The idea of LeBron James signing with the San Antonio Spurs has popped up, but let’s not get ahead of ourselves.
The San Antonio Spurs used to be the force of the Western Conference. Then came the rise of the Golden State Warriors in 2015. Ever since then, it’s been a struggle to get a hold of the top of the conference again, something that came to light, even more, when the Warriors swept the Spurs in May.
The Spurs will need to regroup this offseason and focus on building a team that can take down Golden State. That may not happen overnight, let alone this offseason, in general. By 2018, when more cap space will be available (Danny Green and Pau Gasol are guaranteed to be off the books), they’ll have the opportunity to make a play at a big name. The fast forward button is being hit on this, however, with LeBron James donning a San Antonio uniform next offseason. That’s at least what ESPN’s Max Kellerman said on First Take (h/t KSAT.com).
FOX Sports also chronicled why James should leave for San Antonio. Chris Paul is given as a top reason:
That would be fellow Banana Boat best friend Chris Paul, of course. It doesn’t make much sense for the Spurs to gut their roster in order to add CP3 this offseason if that’s the only move they plan to make. He’d help alongside Kawhi Leonard, but he wouldn’t take San Antonio over the top against the Warriors.
Suddenly, LBJ going to the Spurs is an idea that’s gained some steam. It’s never been rumored — only speculated — but should only be considered a dream.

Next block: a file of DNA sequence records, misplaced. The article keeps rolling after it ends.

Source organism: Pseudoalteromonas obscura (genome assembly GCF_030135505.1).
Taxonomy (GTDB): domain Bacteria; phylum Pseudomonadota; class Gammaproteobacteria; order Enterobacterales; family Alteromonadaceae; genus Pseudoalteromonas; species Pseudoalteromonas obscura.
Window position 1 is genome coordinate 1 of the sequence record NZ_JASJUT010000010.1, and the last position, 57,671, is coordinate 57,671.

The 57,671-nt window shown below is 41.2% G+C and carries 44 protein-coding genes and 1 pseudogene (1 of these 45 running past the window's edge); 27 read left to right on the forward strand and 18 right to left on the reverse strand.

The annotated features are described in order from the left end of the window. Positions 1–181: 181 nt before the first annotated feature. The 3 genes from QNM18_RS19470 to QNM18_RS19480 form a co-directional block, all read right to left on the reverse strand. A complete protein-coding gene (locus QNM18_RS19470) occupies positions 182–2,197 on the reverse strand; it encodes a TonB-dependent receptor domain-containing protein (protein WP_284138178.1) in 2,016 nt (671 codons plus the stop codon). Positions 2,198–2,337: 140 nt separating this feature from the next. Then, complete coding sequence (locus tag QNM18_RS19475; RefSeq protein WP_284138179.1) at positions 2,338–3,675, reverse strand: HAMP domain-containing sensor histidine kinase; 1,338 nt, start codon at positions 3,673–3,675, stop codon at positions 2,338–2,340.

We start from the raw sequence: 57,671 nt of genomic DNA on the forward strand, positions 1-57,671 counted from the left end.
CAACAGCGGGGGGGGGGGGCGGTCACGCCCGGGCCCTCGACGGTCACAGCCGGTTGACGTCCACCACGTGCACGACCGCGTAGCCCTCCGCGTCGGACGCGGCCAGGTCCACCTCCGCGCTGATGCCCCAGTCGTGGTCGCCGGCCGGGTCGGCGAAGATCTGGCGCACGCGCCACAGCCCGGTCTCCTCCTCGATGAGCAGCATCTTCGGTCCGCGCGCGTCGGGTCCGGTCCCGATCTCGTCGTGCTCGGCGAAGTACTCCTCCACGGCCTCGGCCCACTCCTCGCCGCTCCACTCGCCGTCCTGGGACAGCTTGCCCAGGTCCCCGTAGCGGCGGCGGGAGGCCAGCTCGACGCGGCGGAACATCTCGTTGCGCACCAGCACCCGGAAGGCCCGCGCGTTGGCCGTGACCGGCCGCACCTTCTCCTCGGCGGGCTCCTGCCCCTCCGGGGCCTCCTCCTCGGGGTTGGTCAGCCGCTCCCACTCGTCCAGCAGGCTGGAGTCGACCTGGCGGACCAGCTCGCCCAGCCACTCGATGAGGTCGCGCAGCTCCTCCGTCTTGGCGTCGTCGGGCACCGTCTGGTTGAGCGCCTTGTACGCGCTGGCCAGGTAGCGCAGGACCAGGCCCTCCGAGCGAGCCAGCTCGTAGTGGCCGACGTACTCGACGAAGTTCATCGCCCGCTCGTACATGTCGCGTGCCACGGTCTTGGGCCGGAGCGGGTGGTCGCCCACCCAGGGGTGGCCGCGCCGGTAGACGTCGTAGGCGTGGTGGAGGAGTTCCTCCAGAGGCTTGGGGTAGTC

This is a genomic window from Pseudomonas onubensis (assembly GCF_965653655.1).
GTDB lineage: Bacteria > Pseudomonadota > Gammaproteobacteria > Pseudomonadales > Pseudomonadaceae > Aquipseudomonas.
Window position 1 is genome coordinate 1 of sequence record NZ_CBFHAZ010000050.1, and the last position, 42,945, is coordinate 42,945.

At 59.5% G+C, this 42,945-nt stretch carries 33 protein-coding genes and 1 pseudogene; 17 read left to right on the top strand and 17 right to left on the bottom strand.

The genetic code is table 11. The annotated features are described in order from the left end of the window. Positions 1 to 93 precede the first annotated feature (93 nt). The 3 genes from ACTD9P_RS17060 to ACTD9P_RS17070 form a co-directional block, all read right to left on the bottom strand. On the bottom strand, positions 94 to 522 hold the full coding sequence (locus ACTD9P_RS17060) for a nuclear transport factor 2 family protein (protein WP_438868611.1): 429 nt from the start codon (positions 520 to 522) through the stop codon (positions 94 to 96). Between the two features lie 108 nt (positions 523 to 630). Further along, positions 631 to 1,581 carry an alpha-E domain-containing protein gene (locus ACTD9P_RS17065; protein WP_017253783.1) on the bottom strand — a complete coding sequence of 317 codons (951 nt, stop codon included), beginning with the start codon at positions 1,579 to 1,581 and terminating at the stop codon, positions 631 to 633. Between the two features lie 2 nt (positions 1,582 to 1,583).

If the Spurs sign Paul this summer, they’ll have to reconfigure the roster, except Kawhi Leonard, LaMarcus Aldridge and maybe Tony Parker. A deal could bring Paul over $30 million annually, which will consume about one-third of the available salary cap. That means undrafted free agents and players on veteran minimum deals will fill out the roster.
Would the Spurs be willing to do this for a second-consecutive offseason in 2018, by signing James? Doing this once, let alone twice, hasn’t been in the organization’s DNA, at least for the past two decades. They’ve been accustomed to players like Tim Duncan and Manu Ginobili temper their annual salaries, for the sake of adding other players in free agency. It’s allowed the team to fill out a quality, championship-caliber roster. Would they be able to do that after gutting the roster in back-to-back years?
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Seeing LeBron spurn Cleveland for a second time would be shocking; not as much as the first go-around in 2010, as he brought them a title in 2016. Would he actually leave, though? It seems hard to believe it happening again, even if the franchise fails to win in 2018.
The Cavs should do whatever it takes to build a team that can match the Warriors, whether it’s targeting Paul George, finding a taker for Tristan Thompson’s expensive contract or unloading Kevin Love in a deal for a top star. It will be all about making James happy, so everyone will await the potentially-drastic measure Cleveland takes.
Would James even look to play in a smaller market like San Antonio, TX? Sure, he’s played in Cleveland for most of his NBA career, which is far from the biggest market in the league; but it’s also near his hometown of Akron, OH. San Antonio isn’t a Los Angeles, Manhattan or Chicago on a popularity scale. It should be noted James visited the Bulls, Clippers, Heat, Knicks and Nets in 2010, the first time he was a free agent.
If the Cavaliers pull off an NBA championship win in 2018, then officially take the Spurs out of the running for King James. Of course, if they don’t, then any big-name team will look like a contender.